Soames Forsyte's great desire to own things even extends to his captivating wife, Irene. Jealous of her friendships with others, he concocts a plan to move her away to the countryside, where he might come to own her completely. Resisting his bitter intentions, she falls for architect Philip Bossiney, who is unfortunately engaged to her best friend (and Soames' cousin), June Forsyte. A gripping drama, CSA Word's 'The Man of Property', the first book of 'The Forsyte Saga', is an absorbing audio production that faithfully and movingly serves Galsworthy's masterful prose. Also includes the much-acclaimed 'Indian Summer of a Forsyte'.More
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I am a Galsworthy Groupie!
Dream come true!
I first read The Forsyte Saga in 1967, the year of the release of the original black and white British TV series. Since then, I have read the entire 9 book saga at least once a decade, as to me it embodies not just a time that is now almost beyond the memory of living persons, but speaks to emotions that drive people even today. In this work we have obsession (both monetary and sexual), loyalty, finding one's way in the world, sacrifice, politics, war, in other words it deals with things that we still deal with in the 21st century.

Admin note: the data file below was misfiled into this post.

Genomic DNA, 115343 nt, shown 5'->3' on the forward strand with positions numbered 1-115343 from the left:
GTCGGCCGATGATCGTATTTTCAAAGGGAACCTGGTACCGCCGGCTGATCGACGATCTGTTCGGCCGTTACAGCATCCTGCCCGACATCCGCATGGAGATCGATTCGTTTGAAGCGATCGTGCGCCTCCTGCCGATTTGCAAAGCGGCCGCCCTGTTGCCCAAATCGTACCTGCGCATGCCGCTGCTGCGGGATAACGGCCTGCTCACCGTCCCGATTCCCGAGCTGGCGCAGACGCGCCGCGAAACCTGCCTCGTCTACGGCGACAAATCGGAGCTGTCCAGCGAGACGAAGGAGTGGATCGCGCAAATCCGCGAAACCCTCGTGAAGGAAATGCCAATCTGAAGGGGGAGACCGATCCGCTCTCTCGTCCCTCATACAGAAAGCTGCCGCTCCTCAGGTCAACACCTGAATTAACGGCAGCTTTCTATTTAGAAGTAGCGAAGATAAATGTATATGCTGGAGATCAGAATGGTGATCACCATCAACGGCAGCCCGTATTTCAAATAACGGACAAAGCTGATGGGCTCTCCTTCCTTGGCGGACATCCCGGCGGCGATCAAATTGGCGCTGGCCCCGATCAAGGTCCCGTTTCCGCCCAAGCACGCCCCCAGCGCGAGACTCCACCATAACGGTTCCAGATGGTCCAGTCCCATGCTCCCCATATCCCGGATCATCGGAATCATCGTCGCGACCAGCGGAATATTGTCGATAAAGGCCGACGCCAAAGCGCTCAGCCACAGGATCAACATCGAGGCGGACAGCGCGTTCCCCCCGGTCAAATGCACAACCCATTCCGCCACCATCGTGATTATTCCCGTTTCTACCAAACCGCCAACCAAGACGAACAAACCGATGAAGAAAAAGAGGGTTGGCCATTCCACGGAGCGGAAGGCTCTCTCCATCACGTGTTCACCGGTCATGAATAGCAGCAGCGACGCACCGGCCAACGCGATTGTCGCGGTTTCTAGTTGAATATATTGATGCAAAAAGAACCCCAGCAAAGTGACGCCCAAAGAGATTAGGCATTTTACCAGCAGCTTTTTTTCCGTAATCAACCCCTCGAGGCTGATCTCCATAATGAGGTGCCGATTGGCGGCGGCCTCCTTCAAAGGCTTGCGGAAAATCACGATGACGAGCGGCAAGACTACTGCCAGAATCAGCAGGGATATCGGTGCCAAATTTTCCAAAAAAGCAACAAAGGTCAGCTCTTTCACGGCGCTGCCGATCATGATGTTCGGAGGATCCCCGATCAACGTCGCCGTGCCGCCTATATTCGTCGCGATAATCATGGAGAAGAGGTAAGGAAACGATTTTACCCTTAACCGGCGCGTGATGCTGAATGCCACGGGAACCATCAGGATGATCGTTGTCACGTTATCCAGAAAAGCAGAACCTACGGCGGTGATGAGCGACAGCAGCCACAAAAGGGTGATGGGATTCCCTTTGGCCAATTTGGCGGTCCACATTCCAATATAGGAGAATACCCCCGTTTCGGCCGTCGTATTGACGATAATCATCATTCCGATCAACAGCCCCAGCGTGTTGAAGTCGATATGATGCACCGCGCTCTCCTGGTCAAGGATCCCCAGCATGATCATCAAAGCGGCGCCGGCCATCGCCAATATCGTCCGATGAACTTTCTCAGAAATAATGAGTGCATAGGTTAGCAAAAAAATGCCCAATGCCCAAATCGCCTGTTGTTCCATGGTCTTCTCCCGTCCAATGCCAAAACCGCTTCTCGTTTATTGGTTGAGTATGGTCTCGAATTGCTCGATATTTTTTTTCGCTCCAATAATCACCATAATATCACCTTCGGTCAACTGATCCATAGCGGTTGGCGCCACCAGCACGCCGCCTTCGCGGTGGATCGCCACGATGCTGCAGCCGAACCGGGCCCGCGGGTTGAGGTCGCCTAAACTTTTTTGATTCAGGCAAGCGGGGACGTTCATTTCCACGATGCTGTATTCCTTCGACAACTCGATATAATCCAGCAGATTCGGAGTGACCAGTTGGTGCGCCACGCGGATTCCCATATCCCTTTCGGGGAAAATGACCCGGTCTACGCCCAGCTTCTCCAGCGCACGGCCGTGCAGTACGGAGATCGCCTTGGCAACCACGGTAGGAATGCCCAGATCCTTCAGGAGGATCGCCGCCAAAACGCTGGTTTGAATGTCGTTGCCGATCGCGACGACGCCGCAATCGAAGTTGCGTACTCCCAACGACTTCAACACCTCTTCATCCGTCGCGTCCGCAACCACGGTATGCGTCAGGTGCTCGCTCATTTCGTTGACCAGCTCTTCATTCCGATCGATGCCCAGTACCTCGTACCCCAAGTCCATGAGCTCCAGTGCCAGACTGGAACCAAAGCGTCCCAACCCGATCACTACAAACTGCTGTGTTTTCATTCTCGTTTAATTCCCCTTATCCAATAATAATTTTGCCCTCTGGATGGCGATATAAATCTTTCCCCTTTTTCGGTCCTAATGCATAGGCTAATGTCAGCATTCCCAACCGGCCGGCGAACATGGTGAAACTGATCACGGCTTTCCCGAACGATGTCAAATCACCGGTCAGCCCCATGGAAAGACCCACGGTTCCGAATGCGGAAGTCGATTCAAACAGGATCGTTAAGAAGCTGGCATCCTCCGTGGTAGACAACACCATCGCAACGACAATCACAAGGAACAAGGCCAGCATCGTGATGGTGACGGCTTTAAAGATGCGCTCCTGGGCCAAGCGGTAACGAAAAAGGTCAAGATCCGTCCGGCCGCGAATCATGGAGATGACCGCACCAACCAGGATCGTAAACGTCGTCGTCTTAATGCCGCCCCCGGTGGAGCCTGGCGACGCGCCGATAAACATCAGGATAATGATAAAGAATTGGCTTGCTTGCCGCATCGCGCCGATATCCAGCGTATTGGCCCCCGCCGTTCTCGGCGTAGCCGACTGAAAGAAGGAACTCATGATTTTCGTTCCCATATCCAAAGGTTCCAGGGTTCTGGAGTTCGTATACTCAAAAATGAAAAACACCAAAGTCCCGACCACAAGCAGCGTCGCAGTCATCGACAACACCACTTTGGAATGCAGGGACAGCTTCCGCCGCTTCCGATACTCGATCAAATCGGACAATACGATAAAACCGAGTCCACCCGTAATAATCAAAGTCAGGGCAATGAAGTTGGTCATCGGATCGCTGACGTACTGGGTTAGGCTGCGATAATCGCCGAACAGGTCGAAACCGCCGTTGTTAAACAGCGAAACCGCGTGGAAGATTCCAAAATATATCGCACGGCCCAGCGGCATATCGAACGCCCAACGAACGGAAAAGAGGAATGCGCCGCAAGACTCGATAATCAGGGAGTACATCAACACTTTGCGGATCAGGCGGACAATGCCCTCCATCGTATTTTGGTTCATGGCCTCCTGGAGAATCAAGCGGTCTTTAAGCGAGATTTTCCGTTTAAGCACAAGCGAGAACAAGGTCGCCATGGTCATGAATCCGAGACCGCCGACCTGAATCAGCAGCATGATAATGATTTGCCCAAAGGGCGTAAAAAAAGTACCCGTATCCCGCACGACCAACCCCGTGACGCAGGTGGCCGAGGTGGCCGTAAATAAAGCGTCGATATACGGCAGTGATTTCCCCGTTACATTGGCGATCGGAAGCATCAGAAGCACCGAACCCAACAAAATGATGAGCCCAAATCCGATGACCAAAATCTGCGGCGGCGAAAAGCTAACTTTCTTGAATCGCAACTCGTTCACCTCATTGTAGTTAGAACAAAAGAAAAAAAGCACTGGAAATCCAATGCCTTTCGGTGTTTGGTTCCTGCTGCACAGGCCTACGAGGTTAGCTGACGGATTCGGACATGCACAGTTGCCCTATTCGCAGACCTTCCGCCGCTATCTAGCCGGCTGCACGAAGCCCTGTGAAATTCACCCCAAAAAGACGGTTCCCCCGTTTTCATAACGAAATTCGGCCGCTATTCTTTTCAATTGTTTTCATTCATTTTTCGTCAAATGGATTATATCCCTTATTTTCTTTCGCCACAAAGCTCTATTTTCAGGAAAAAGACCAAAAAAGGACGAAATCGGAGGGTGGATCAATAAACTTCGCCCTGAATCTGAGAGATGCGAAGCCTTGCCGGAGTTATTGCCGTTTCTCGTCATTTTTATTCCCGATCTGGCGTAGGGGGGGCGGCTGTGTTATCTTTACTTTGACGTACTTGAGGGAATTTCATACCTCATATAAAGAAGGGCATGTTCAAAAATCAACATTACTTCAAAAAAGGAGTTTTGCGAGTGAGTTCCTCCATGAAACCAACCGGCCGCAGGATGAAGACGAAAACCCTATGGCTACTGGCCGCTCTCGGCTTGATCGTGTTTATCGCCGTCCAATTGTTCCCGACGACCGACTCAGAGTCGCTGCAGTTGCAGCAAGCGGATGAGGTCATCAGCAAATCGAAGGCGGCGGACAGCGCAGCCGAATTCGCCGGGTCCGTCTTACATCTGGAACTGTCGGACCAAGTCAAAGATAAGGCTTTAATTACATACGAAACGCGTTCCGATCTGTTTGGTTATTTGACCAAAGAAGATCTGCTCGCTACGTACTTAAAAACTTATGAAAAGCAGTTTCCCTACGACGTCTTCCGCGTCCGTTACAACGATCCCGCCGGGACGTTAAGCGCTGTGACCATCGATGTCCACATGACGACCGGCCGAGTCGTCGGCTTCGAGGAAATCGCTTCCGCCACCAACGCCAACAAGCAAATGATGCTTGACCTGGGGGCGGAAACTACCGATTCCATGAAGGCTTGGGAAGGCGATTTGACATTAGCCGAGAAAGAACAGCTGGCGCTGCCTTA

Martin Jarvis is one of the few surviving members of the original 1967 television cast. I think as such he brings a depth of understanding to the characters that other narrators may lack. At first I was a little put off by the somewhat "plummy" tones of Mr Jarvis, but as I continued to listen I realized he was very much duplicating the attitude of many members of the Forstye clan. It can be tricky for a man to duplicate the dialog of a woman -- I felt he did an excellent job with the straight forward character of June Forsyte, but was a little less successful with the more ethereal character of Irene.
Yes, and I did!
I am looking forward to purchasing the other Audible recordings of Galsworthy's masterpiece.
- Ms Winston